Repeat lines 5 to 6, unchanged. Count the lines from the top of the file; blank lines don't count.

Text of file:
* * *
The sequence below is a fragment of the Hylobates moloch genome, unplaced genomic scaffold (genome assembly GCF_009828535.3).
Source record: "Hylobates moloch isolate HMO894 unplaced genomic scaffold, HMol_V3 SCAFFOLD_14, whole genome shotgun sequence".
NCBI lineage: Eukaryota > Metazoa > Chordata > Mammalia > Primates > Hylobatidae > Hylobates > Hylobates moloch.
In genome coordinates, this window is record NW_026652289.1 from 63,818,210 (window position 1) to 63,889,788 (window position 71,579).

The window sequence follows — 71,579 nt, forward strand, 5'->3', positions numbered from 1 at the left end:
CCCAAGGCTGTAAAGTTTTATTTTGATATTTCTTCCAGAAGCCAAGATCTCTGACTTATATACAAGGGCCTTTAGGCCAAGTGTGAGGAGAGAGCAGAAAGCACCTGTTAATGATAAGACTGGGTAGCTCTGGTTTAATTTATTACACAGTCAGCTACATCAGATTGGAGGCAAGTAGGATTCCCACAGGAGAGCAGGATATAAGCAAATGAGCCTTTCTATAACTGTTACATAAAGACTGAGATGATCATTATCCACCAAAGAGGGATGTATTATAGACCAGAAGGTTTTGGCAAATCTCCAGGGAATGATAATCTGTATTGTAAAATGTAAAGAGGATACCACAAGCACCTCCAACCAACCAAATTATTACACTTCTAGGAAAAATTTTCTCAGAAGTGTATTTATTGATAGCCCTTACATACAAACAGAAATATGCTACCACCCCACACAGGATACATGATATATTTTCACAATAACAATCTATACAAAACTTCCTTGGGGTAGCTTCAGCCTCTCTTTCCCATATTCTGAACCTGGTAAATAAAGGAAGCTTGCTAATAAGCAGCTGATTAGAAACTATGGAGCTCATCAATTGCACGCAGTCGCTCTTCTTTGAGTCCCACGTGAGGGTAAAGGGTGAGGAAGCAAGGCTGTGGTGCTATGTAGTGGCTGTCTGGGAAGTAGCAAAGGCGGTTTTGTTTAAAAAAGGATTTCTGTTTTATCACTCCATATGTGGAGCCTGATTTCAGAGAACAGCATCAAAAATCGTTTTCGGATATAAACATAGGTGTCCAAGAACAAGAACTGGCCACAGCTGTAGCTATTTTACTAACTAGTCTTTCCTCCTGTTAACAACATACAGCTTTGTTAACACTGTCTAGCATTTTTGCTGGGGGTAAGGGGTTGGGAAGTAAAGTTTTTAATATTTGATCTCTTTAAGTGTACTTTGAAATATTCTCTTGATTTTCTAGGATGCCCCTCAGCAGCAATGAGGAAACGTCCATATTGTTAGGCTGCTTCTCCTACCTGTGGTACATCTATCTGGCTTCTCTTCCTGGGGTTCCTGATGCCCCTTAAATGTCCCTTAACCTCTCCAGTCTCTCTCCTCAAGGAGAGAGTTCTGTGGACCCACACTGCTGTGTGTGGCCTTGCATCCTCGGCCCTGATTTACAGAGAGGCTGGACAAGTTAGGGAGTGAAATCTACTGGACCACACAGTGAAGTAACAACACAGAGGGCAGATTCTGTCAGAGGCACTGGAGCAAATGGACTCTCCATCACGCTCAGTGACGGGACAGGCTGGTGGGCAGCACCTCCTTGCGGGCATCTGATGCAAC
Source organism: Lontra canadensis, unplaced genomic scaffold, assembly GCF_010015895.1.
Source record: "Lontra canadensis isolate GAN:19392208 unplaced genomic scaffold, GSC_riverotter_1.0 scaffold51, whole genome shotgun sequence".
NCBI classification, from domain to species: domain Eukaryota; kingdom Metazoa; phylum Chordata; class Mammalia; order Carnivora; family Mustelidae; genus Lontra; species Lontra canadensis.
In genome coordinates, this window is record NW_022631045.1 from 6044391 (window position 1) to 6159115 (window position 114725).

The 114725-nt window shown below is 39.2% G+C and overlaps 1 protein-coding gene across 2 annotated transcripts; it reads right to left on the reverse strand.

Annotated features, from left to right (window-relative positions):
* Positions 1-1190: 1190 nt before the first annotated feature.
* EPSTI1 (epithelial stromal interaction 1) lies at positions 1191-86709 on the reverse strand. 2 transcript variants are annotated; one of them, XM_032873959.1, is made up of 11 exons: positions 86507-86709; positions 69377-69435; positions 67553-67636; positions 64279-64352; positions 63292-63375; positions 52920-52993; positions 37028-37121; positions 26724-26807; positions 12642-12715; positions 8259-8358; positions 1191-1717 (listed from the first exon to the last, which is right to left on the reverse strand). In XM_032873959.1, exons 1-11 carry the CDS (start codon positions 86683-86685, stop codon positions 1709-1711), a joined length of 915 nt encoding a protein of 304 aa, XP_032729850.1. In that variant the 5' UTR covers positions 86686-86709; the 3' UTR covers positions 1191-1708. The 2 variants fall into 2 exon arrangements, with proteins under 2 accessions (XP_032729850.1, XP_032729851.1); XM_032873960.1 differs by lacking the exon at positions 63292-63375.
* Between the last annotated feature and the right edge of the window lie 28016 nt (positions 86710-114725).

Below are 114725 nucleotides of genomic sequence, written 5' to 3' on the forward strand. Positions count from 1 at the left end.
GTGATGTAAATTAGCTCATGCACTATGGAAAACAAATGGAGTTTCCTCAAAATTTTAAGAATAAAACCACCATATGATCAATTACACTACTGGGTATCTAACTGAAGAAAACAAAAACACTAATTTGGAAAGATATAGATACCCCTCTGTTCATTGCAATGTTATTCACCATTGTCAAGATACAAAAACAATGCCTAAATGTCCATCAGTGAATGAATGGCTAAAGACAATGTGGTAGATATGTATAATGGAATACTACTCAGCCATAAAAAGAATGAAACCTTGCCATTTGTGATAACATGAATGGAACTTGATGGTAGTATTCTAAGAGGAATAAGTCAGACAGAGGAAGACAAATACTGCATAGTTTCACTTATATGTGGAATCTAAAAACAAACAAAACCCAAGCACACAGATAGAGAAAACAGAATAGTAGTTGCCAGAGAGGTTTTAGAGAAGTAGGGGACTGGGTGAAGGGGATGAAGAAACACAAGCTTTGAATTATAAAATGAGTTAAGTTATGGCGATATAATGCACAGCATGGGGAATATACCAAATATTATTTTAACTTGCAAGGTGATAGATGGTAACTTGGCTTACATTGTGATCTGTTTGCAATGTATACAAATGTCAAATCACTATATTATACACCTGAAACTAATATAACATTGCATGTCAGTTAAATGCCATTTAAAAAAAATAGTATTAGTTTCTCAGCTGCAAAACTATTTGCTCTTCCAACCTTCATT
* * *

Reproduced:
The window sequence follows — 71,579 nt, forward strand, 5'->3', positions numbered from 1 at the left end:
CCCAAGGCTGTAAAGTTTTATTTTGATATTTCTTCCAGAAGCCAAGATCTCTGACTTATATACAAGGGCCTTTAGGCCAAGTGTGAGGAGAGAGCAGAAAGCACCTGTTAATGATAAGACTGGGTAGCTCTGGTTTAATTTATTACACAGTCAGCTACATCAGATTGGAGGCAAGTAGGATTCCCACAGGAGAGCAGGATATAAGCAAATGAGCCTTTCTATAACTGTTACATAAAGACTGAGATGATCATTATCCACCAAAGAGGGATGTATTATAGACCAGAAGGTTTTGGCAAATCTCCAGGGAATGATAATCTGTATTGTAAAATGTAAAGAGGATACCACAAGCACCTCCAACCAACCAAATTATTACACTTCTAGGAAAAATTTTCTCAGAAGTGTATTTATTGATAGCCCTTACATACAAACAGAAATATGCTACCACCCCACACAGGATACATGATATATTTTCACAATAACAATCTATACAAAACTTCCTTGGGGTAGCTTCAGCCTCTCTTTCCCATATTCTGAACCTGGTAAATAAAGGAAGCTTGCTAATAAGCAGCTGATTAGAAACTATGGAGCTCATCAATTGCACGCAGTCGCTCTTCTTTGAGTCCCACGTGAGGGTAAAGGGTGAGGAAGCAAGGCTGTGGTGCTATGTAGTGGCTGTCTGGGAAGTAGCAAAGGCGGTTTTGTTTAAAAAAGGATTTCTGTTTTATCACTCCATATGTGGAGCCTGATTTCAGAGAACAGCATCAAAAATCGTTTTCGGATATAAACATAGGTGTCCAAGAACAAGAACTGGCCACAGCTGTAGCTATTTTACTAACTAGTCTTTCCTCCTGTTAACAACATACAGCTTTGTTAACACTGTCTAGCATTTTTGCTGGGGGTAAGGGGTTGGGAAGTAAAGTTTTTAATATTTGATCTCTTTAAGTGTACTTTGAAATATTCTCTTGATTTTCTAGGATGCCCCTCAGCAGCAATGAGGAAACGTCCATATTGTTAGGCTGCTTCTCCTACCTGTGGTACATCTATCTGGCTTCTCTTCCTGGGGTTCCTGATGCCCCTTAAATGTCCCTTAACCTCTCCAGTCTCTCTCCTCAAGGAGAGAGTTCTGTGGACCCACACTGCTGTGTGTGGCCTTGCATCCTCGGCCCTGATTTACAGAGAGGCTGGACAAGTTAGGGAGTGAAATCTACTGGACCACACAGTGAAGTAACAACACAGAGGGCAGATTCTGTCAGAGGCACTGGAGCAAATGGACTCTCCATCACGCTCAGTGACGGGACAGGCTGGTGGGCAGCACCTCCTTGCGGGCATCTGATGCAAC